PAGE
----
A 2014 overview of civil-military relations in PNG, titled The Military in Papua New Guinea: A ‘Culture of Instability’ But No Coup, by the Institute for Regional Security reported:

‘there have been persistent confrontations between civil and military personnel since the early years of independence, primarily over service conditions, corporate military identity and perceptions of the role of the military (including ‘political interference’ in what the PNGDF saw as military operations in Bougainville), and ‘defence of the constitution’ against corruption or political excess—the classic range of factors underlying military coups the world over’.


My observations are based on 21 years’ service as a professional army officer followed by 20 years as a Member of Parliament in New South Wales.

Whilst politicians understand the need for a defence force most do not understand the ethos of military service which is based on loyalty, integrity, comradeship, discipline, and pride. To be fair this is difficult for anybody who has not worn the uniform to fully appreciate.

A credible defence force must be non-partisan in a democratic society – it exists to serve the Government of the day without fear or favour.  As a result, Defence Force personnel are not permitted to make public comment on defence issues.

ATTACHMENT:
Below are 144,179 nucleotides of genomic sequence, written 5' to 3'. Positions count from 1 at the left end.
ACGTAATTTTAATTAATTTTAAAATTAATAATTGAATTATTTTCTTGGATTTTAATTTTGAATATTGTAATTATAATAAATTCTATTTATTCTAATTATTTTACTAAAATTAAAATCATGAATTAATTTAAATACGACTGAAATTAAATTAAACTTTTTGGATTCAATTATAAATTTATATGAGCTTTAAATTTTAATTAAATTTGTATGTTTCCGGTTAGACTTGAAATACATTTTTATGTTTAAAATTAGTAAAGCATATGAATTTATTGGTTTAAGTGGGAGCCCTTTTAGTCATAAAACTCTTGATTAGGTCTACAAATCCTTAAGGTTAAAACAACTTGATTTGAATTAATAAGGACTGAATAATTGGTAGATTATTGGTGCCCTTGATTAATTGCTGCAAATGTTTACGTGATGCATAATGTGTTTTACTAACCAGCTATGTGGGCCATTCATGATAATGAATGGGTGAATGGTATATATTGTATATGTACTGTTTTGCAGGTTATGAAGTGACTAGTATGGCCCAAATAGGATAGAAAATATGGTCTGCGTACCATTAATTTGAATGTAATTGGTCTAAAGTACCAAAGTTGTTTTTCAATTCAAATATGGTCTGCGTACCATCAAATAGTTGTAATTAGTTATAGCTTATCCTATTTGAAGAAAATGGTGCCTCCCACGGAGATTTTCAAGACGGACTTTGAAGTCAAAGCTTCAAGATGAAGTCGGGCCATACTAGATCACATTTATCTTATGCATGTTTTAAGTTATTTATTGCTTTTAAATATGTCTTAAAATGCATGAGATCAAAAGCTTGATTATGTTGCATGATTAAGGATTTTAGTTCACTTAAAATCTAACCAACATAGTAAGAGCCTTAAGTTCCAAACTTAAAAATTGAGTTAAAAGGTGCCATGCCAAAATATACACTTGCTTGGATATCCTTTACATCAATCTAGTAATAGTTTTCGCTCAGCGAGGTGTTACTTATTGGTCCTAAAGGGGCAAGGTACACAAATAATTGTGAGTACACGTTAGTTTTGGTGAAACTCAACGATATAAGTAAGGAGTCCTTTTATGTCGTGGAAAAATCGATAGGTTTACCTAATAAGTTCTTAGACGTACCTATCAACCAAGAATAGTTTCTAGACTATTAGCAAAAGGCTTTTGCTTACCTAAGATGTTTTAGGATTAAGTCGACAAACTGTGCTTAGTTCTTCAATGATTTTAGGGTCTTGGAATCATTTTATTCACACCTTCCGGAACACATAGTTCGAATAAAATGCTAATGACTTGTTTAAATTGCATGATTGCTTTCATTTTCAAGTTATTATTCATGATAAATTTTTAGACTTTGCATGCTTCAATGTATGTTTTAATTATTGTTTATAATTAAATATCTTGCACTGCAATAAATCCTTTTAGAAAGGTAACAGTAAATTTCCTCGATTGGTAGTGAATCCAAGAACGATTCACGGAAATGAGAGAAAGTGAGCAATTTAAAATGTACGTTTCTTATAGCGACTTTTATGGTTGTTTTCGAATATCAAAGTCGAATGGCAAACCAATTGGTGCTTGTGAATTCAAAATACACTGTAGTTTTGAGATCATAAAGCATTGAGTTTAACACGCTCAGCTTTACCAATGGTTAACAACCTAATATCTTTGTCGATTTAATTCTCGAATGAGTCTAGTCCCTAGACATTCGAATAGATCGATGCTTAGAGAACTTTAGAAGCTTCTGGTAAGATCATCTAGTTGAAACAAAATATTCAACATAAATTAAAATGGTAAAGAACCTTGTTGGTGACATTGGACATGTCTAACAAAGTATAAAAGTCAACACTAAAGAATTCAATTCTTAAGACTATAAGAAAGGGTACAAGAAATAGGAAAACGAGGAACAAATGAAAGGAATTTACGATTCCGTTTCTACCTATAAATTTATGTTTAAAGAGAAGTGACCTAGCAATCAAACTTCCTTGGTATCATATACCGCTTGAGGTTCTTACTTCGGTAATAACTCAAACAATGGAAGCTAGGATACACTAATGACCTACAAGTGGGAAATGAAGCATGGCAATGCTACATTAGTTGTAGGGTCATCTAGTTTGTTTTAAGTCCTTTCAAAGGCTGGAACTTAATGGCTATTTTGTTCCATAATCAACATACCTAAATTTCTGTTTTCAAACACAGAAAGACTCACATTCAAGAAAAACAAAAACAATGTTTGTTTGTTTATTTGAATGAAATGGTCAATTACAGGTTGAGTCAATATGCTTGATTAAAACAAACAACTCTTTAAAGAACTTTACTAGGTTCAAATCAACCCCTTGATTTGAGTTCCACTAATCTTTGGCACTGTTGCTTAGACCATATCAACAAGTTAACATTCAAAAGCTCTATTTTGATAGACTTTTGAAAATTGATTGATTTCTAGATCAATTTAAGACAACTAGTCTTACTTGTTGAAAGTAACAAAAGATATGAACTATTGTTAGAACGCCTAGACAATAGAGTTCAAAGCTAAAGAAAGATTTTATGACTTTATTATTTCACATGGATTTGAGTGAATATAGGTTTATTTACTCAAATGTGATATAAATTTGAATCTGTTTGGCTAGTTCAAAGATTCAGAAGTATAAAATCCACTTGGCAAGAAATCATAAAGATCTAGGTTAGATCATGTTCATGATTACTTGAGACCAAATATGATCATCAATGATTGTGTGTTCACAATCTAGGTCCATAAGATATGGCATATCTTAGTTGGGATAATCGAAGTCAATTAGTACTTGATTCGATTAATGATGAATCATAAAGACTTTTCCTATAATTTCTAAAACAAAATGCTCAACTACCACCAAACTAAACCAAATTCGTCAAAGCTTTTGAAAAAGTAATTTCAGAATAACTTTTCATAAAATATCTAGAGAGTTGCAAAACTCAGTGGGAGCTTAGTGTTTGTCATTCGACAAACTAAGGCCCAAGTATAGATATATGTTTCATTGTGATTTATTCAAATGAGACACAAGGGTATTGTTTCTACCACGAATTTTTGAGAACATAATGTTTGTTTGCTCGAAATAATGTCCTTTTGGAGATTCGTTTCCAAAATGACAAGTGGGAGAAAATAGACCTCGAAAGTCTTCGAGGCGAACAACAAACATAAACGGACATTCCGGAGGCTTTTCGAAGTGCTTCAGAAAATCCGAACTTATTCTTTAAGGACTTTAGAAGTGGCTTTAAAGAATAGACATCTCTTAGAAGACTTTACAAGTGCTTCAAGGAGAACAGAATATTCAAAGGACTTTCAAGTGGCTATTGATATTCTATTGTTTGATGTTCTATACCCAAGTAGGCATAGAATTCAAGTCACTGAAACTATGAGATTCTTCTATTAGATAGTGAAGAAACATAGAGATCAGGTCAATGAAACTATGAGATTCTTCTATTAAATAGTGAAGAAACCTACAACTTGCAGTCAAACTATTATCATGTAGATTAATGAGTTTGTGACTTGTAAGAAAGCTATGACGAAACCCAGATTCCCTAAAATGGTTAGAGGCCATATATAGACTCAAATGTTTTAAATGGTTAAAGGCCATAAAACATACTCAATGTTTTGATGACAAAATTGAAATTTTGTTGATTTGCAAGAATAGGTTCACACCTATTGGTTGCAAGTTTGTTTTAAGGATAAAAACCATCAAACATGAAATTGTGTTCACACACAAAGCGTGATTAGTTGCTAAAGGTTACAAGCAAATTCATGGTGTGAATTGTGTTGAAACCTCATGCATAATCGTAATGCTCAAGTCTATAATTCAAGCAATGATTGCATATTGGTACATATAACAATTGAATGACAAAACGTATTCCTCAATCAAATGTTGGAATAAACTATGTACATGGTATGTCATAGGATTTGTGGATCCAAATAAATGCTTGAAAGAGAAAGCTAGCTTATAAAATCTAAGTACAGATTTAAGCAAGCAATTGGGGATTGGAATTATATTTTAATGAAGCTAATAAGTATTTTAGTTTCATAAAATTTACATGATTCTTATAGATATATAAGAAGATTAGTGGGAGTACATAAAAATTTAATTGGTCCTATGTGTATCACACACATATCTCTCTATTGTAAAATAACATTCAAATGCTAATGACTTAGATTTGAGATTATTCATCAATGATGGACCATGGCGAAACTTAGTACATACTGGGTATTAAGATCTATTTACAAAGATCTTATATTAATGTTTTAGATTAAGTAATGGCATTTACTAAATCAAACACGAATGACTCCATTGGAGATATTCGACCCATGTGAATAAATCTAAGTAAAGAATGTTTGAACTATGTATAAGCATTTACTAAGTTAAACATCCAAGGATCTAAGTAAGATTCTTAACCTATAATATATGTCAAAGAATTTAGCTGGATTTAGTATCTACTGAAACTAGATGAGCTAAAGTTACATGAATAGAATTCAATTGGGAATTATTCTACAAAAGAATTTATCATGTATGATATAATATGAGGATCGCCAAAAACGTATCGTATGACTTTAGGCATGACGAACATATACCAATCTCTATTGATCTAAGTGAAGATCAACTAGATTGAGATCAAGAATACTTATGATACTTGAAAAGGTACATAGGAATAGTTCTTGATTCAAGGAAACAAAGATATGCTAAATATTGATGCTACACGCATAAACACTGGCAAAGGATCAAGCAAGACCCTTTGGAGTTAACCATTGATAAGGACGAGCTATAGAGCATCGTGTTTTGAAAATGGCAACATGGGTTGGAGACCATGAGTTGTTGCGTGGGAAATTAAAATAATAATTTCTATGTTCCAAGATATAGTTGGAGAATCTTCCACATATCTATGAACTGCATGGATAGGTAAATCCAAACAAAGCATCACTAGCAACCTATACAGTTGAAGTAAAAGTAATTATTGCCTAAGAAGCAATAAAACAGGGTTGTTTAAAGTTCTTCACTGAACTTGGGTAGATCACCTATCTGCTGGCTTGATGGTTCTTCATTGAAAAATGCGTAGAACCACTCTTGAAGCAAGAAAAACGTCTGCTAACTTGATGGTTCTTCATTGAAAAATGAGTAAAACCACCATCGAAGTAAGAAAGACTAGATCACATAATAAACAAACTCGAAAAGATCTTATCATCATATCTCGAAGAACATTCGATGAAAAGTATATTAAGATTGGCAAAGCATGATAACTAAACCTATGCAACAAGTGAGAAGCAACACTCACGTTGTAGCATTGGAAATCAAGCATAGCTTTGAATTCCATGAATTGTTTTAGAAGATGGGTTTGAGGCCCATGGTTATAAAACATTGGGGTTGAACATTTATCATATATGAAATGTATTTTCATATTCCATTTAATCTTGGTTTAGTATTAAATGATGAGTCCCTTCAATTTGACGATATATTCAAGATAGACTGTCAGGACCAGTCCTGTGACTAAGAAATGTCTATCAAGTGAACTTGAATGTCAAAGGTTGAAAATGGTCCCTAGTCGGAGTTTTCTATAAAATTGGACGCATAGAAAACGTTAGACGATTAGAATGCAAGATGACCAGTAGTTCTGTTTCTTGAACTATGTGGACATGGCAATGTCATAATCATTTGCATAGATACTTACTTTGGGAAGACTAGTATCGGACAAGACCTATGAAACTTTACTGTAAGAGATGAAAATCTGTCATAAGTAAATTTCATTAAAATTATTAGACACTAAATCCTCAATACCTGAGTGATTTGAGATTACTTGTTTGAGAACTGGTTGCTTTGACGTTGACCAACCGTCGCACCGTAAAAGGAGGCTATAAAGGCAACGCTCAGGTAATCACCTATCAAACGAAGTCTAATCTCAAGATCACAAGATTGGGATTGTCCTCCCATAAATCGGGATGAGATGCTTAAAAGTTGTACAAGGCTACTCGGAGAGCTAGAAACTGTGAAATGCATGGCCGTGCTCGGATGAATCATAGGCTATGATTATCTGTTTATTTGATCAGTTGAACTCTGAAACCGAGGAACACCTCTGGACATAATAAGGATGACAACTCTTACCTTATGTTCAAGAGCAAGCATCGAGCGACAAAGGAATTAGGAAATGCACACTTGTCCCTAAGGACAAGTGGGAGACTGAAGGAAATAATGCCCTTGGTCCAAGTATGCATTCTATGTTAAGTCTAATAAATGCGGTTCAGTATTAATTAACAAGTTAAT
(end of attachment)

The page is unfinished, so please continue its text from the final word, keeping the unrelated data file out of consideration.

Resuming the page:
In Australia, responsibility for the welfare and conditions of service for serving defence force personnel rests with the Department of Defence while the Department of Veterans Affairs is responsible for Commemoration and the welfare of veterans who have been discharged from the service.

Veterans organizations such as the Returned Services League and Legacy are non-partisan organisations who work with the government of the day regarding Commemoration and veteran’s welfare.

Australia also has a couple of think-tanks that monitor international defence issues and provide informed, non-partisan commentary. These include the Australian Strategic Policy Institute (ASPI); the Institute for Regional Security; and the Royal United Services Institute.

PNG Defence and Veterans Affairs

PNG does not seem to have an independent non-partisan body to lobby the Government on defence issues or to represent the interests its serving and retired personnel.

I would therefore like to offer the following thoughts for your consideration:

1. PNG Flag Officers League (PNGFOL)
Consideration should be given to the formal recognition of the PNG Flag Officers League with appropriate resources to assist in the development of policy for veterans affairs and Commemoration and to engage with think-tanks to develop ideas for defence strategy.